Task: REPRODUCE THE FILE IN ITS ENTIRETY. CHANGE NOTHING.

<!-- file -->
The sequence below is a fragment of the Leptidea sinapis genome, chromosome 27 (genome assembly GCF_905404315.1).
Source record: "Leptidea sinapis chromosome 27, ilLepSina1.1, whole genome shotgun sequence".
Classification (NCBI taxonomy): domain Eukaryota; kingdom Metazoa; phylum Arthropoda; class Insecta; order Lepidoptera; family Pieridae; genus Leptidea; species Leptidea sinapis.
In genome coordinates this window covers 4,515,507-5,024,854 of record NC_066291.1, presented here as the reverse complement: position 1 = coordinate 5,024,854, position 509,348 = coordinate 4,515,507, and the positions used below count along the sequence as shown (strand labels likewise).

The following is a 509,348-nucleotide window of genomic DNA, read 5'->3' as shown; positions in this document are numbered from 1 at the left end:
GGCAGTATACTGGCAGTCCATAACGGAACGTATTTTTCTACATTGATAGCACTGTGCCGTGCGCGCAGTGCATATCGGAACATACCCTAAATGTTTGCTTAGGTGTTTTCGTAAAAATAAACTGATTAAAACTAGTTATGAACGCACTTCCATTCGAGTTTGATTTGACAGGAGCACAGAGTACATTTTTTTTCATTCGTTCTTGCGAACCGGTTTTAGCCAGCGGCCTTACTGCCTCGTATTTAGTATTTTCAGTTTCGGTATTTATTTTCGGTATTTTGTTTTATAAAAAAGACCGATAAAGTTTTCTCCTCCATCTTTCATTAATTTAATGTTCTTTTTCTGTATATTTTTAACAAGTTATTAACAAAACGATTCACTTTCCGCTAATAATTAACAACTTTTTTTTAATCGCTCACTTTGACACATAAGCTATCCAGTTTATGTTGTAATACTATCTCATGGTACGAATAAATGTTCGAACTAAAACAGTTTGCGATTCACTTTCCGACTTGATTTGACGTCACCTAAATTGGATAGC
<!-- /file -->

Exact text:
The sequence below is a fragment of the Leptidea sinapis genome, chromosome 27 (genome assembly GCF_905404315.1).
Source record: "Leptidea sinapis chromosome 27, ilLepSina1.1, whole genome shotgun sequence".
Classification (NCBI taxonomy): domain Eukaryota; kingdom Metazoa; phylum Arthropoda; class Insecta; order Lepidoptera; family Pieridae; genus Leptidea; species Leptidea sinapis.
In genome coordinates this window covers 4,515,507-5,024,854 of record NC_066291.1, presented here as the reverse complement: position 1 = coordinate 5,024,854, position 509,348 = coordinate 4,515,507, and the positions used below count along the sequence as shown (strand labels likewise).

The following is a 509,348-nucleotide window of genomic DNA, read 5'->3' as shown; positions in this document are numbered from 1 at the left end:
GGCAGTATACTGGCAGTCCATAACGGAACGTATTTTTCTACATTGATAGCACTGTGCCGTGCGCGCAGTGCATATCGGAACATACCCTAAATGTTTGCTTAGGTGTTTTCGTAAAAATAAACTGATTAAAACTAGTTATGAACGCACTTCCATTCGAGTTTGATTTGACAGGAGCACAGAGTACATTTTTTTTCATTCGTTCTTGCGAACCGGTTTTAGCCAGCGGCCTTACTGCCTCGTATTTAGTATTTTCAGTTTCGGTATTTATTTTCGGTATTTTGTTTTATAAAAAAGACCGATAAAGTTTTCTCCTCCATCTTTCATTAATTTAATGTTCTTTTTCTGTATATTTTTAACAAGTTATTAACAAAACGATTCACTTTCCGCTAATAATTAACAACTTTTTTTTAATCGCTCACTTTGACACATAAGCTATCCAGTTTATGTTGTAATACTATCTCATGGTACGAATAAATGTTCGAACTAAAACAGTTTGCGATTCACTTTCCGACTTGATTTGACGTCACCTAAATTGGATAGC